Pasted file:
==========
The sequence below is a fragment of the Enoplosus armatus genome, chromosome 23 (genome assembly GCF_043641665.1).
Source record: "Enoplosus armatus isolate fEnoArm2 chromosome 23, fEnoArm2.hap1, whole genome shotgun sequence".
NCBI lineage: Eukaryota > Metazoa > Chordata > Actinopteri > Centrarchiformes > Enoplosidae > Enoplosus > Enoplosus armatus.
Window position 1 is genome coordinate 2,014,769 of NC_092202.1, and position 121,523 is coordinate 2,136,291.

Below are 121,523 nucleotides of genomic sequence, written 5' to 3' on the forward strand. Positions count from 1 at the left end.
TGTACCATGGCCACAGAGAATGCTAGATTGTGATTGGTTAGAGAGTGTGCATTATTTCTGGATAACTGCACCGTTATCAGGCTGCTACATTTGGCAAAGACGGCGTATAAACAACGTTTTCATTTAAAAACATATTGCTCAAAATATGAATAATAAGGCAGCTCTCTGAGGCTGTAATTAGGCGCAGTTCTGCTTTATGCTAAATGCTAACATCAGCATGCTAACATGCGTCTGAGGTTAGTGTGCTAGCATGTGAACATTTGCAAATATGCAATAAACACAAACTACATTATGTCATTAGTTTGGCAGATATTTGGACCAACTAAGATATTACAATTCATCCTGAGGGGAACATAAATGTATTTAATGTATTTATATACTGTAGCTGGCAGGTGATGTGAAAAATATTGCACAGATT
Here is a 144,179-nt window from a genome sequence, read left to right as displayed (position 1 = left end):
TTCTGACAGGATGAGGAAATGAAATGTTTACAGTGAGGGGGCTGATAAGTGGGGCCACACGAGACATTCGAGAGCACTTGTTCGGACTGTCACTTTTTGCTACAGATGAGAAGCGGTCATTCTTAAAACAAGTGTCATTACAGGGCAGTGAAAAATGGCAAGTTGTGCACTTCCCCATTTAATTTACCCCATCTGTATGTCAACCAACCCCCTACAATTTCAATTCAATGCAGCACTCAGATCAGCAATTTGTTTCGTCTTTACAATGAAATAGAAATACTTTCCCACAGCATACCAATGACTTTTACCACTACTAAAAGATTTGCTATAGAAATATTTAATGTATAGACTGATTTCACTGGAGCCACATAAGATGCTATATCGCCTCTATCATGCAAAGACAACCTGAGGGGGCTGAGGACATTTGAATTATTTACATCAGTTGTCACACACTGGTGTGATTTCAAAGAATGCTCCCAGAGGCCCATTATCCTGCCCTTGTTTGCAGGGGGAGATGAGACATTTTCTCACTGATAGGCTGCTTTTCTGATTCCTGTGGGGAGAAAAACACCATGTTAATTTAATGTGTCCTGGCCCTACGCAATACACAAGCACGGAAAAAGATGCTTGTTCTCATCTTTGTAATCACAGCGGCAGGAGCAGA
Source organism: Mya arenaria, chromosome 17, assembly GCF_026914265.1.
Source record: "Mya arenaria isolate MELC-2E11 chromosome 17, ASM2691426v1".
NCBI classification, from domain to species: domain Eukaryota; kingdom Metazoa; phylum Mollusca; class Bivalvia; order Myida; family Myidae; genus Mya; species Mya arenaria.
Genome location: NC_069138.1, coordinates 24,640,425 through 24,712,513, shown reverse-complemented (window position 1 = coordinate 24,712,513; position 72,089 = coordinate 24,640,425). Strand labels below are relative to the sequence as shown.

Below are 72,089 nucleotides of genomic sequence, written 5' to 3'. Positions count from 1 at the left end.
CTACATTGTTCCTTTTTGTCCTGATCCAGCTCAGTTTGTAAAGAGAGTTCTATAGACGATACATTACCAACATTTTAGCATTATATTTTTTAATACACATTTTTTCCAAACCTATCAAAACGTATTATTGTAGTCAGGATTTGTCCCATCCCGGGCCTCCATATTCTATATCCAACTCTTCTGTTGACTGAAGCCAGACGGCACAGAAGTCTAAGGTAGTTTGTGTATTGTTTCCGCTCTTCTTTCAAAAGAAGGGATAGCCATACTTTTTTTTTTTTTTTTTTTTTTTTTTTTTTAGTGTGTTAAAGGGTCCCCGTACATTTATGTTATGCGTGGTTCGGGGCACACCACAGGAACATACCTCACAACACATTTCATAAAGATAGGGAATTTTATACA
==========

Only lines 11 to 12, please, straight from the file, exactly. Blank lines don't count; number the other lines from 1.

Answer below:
NCBI classification, from domain to species: domain Eukaryota; kingdom Metazoa; phylum Mollusca; class Bivalvia; order Myida; family Myidae; genus Mya; species Mya arenaria.
Genome location: NC_069138.1, coordinates 24,640,425 through 24,712,513, shown reverse-complemented (window position 1 = coordinate 24,712,513; position 72,089 = coordinate 24,640,425). Strand labels below are relative to the sequence as shown.